Best wishes and congratulations to all involved.




RIO DE JANEIRO — Sarah Robles shed the weight of self-doubt and negativity so she 
could lift the 286 kilograms necessary to earn a bronze medal.

“I’ve had a really hard few months coming into these Olympic trials, and there’s a lot of times I had doubts,” said the California native, who said part of her journey to a more positive outlook included reaffirming her faith in The Church of Jesus Christ of Latter-day Saints. “Overall, this quad has been the most challenging, mentally, for me. Trying to overcome my own self-doubts, trying to erase the negativity of a lot of people around me before. Before coming to the games, I was starting to get wrapped up in the result too much. I was worried about the weights on the bar, worried too much about getting medals.”

At a retreat where the team received their Team USA uniforms, they heard from former Olympians, and it helped her realize what mattered most wasn’t what she could win but what she could experience.

“We’re here for the process,” said Robles, who pumped her fists and collapsed to the floor before standing to curtsey in the direction of a group of family and friends who’d come to support her after her final clean and jerk lift of 160 kilos. “We’re here for the learning experiences. We’re here to represent our countries. And that day I was crying my eyes out. I had an overwhelming sense of American pride and Olympism.”

Robles' bronze medal is the first for the U.S. in weightlifting since 2000. She did everything she could to put herself in a position to medal in front of a raucous crowd, including making all six of her lifts, in what was her best performance this year.

She said her coach told her before she went out for her last lift that she needed to give the next few seconds her best effort. “He said, ‘This is eight seconds against the rest of your life,’” she said, adding that she didn’t watch the other lifts or worry about whether they might beat her. “I was sort of lost in my own moment.”

China’s Meng Suping won the gold medal on her last lift with a 177-kilogram clean and jerk for a 307 total. She edged Kim Kuk Hyang, People’s Republic of Korea, who lifted 306 kilograms.

Meng was a late addition to the Chinese team, so she said she struggled a little with nerves.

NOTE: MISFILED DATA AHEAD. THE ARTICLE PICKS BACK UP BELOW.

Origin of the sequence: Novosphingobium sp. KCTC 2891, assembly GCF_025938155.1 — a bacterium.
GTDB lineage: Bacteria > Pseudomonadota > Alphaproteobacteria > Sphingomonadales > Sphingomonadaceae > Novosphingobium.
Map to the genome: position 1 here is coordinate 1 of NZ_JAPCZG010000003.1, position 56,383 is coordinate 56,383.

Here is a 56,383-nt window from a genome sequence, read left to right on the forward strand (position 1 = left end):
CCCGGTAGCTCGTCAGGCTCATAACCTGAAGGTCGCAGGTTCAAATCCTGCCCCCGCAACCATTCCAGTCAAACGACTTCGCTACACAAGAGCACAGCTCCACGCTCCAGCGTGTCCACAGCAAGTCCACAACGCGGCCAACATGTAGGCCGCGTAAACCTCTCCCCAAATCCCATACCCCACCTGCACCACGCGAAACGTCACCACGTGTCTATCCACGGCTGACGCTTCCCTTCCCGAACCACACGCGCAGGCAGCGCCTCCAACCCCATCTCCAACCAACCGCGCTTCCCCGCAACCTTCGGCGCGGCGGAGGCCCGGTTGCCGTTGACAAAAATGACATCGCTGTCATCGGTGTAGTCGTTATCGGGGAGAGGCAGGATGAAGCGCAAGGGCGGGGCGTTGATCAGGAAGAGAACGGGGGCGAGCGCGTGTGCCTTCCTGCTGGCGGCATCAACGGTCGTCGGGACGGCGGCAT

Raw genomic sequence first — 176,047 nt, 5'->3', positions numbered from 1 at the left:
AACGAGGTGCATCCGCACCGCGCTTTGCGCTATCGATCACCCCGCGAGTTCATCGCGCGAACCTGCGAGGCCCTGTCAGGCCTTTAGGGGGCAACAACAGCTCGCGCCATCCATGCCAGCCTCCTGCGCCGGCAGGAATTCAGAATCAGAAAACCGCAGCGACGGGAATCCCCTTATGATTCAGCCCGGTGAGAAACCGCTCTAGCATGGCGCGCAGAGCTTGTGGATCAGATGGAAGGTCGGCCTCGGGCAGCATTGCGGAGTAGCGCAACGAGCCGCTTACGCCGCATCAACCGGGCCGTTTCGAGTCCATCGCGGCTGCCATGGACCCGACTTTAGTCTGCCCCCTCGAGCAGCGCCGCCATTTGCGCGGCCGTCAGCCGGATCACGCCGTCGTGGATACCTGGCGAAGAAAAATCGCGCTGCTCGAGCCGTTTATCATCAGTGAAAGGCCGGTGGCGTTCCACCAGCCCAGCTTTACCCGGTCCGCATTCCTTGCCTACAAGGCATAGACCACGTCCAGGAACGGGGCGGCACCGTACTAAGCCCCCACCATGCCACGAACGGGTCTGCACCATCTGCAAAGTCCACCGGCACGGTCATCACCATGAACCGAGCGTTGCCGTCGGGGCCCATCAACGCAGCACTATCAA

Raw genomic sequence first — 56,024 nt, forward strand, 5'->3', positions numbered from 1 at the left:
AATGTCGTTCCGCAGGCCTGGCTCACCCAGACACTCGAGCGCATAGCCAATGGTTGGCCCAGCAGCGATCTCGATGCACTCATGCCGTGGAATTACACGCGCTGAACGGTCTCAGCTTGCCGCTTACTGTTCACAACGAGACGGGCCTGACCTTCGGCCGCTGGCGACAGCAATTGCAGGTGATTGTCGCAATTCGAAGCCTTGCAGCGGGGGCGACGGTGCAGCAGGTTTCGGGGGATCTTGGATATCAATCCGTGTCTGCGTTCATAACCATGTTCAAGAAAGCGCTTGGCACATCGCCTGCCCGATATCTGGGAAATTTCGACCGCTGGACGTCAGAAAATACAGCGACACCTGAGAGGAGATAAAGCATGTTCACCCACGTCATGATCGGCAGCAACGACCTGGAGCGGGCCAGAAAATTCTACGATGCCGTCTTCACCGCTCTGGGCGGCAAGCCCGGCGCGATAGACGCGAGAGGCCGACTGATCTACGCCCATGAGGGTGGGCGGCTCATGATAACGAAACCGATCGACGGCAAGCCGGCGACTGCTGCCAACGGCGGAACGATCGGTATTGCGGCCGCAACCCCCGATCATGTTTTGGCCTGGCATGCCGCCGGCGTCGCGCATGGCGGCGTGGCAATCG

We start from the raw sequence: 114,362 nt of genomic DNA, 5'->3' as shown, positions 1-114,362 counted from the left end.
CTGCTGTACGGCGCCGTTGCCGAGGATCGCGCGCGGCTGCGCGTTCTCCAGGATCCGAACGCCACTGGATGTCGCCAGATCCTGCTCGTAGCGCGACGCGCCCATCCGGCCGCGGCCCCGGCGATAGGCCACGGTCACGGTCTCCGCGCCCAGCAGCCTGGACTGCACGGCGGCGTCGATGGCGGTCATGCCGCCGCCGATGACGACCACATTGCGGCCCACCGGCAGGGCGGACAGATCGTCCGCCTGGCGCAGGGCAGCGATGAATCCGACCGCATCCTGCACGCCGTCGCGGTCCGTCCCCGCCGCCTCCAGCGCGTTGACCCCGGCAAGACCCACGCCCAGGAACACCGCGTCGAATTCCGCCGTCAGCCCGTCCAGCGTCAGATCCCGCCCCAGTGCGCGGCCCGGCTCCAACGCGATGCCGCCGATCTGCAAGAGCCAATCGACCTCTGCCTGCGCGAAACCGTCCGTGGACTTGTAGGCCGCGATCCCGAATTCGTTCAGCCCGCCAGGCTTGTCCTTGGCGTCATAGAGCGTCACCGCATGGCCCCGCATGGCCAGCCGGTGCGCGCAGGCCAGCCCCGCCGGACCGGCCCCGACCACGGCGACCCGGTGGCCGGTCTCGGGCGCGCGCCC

“I think this competition, for me, is indeed a very personal challenge,” Meng said. “I came onstage very nervous. But I was able to stabilize myself before joining the competition. I just followed my coach’s directions and treated every lift as a lift by itself. I think the end result was pretty good.”

Robles said in trying to move herself in a positive direction in her life and her sport, she’s focused as much on emotional and spiritual health as she has physical development. In July, she took out her temple endowments and she had an LDS priesthood blessing before she came to the games. She and her coach, Tim Swords, a Catholic, were studying scriptures recently when they came across something that has resonated with her.

“I had a moment with my coach,” she said in the post-competition press conference. “We were reading scriptures together, and … it talked about using your faith as a foundation and using singing and dancing as a way to praise. And I’ve tried to view the platform as my spiritual foundation, and my lifts as singing and dancing and praising. I try to keep it in the right perspective and use my body to glorify my God.”

Swords was emotional after Robles’ accomplishment, while she was giddy. She said she doesn’t even remember what she did after completing her sixth lift.

“I felt like an Olympic champion to myself,” she said of the effort that she called her “absolute best.”

None of the women in the competition had ever lifted 300 kilograms in competition before Sunday night. Robles said she was proud to be a part of such an impressive weightlifting competition.

“I think what happened tonight is a phenomenal thing,” Robles said. “I think it’s a great thing for weightlifting, as a sport; I think it’s a great thing for women; I think it’s a great thing for women of size; I think it’s great for our countries. … I think what we’re doing is a good thing. I think it’s good for society; I think it’s good for the world. And it’s nice to be part of the movement, the Olympic movement, and the movement of empowering women.”


Email: adonaldson@deseretnews.com

Thursday, August 11, 2016

What Do You Think of Crossfit?